Similarly, other articles online have suggested that when tipping in Croatia, you should simply round up your bill. Again, that is personal preference and not a rule of thumb or something that is expected.
What is appropriate with regards to tipping in Croatia also varies depending on where you are. For instance, the same will not apply if you are in a restaurant, bar, taxi, etc. In this way, tipping in Croatia is somewhat similar to tipping in Greece.
Tipping in Croatia at restaurants
Some element of personal preference comes into play when tipping in Croatia at restaurants. Most establishments do not add a service charge to the final bill.
However, that may differ slightly at high-end eateries which may add a 10% service fee automatically or may suggest an amount. Still, tipping in Croatia is not expected, even at restaurants. This can be somewhat reassuring if you are travelling on a budget.
Some touristic parts of the country (Hvar, Dubrovnik, Split, etc) have become relatively expensive as a result of over-tourism. So, dining out here alone can be a stretch on the purse strings.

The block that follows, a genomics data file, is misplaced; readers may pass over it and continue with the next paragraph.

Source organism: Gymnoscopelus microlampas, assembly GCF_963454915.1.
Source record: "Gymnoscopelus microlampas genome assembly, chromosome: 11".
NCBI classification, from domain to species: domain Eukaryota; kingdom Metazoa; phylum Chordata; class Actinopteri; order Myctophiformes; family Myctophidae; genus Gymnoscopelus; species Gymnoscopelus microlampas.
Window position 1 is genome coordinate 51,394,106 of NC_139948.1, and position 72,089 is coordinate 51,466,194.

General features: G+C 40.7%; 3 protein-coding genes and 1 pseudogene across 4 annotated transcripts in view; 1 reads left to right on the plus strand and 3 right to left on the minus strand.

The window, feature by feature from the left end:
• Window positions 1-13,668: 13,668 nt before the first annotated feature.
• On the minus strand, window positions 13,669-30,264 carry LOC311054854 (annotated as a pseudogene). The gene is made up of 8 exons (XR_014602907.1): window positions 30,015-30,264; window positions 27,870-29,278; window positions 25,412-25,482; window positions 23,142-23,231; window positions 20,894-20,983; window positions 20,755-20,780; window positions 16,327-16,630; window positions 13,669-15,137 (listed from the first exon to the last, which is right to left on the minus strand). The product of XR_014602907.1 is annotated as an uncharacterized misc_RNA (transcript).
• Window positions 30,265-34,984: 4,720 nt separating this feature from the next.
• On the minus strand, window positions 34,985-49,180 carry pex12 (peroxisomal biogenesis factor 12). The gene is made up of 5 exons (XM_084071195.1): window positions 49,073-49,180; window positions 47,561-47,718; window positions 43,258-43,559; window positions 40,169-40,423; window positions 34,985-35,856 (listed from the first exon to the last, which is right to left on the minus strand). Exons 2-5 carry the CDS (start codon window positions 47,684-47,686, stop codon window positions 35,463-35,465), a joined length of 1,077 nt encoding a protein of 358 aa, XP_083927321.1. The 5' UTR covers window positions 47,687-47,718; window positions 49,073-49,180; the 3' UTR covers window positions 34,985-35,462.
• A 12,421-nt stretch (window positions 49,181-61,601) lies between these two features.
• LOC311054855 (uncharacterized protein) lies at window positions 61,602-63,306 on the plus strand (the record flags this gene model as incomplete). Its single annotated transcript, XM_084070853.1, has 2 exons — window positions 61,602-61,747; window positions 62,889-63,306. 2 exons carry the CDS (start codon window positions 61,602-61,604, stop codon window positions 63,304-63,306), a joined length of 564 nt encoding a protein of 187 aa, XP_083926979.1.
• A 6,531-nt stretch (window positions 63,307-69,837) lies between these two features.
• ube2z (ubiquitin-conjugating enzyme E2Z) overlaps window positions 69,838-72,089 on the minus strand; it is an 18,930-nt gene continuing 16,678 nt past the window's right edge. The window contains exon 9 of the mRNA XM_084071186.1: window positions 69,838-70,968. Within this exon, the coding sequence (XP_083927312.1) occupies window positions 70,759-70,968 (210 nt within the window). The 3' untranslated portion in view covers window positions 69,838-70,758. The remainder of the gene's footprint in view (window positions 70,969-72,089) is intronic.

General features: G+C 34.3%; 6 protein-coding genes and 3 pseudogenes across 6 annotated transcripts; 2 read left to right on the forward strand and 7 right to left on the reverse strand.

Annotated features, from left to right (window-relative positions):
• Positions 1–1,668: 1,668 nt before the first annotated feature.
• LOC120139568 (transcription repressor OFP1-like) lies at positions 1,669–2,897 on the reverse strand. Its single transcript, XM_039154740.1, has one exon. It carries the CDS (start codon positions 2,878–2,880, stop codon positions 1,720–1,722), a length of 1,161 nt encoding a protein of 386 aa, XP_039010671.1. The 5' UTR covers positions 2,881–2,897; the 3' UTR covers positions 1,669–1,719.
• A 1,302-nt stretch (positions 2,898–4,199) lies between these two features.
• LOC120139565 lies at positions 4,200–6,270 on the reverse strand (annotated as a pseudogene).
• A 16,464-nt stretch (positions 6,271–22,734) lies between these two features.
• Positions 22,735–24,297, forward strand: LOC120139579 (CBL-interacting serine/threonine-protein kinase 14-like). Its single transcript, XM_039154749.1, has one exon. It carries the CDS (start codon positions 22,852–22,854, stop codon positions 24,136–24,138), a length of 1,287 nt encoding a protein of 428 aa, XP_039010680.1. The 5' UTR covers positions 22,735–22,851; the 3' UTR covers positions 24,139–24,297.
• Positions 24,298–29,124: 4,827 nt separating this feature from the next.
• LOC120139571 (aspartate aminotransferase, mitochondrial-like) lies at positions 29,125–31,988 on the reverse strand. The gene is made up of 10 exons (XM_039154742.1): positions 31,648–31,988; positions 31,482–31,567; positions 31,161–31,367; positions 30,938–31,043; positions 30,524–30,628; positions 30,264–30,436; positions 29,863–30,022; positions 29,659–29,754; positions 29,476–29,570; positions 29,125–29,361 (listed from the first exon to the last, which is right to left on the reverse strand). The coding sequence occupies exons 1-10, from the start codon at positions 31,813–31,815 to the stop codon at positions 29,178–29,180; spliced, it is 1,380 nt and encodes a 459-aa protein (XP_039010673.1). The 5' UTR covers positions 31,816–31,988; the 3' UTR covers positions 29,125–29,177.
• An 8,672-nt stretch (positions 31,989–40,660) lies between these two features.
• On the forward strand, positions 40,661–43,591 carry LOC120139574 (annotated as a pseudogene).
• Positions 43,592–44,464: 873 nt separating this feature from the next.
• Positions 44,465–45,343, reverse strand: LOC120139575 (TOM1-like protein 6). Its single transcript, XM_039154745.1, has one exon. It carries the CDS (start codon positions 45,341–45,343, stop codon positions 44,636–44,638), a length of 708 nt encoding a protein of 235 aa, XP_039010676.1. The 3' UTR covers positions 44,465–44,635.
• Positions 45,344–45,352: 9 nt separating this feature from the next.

That’s not to say that you should not tip. Just that you don’t have to feel guilt or pressure about leaving a certain amount.
It is all about personal preference whether you decide to leave a gratuity or not. Don’t fret about it too much.
Basically, you can just tip what you feel is a reasonable amount based on the price of your meal. For instance, you may find a decent mid-range eatery where risotto is 60 kuna and your drink is 12. Leaving a 10-15 kuna tip is fine.
Similarly, you might be in a more gourmet restaurant in Sibenik sampling Croatian delicacies made with fine local produce. Your final bill may come to 170 kunas and so perhaps you want to leave a 20 kuna tip or round up to 200.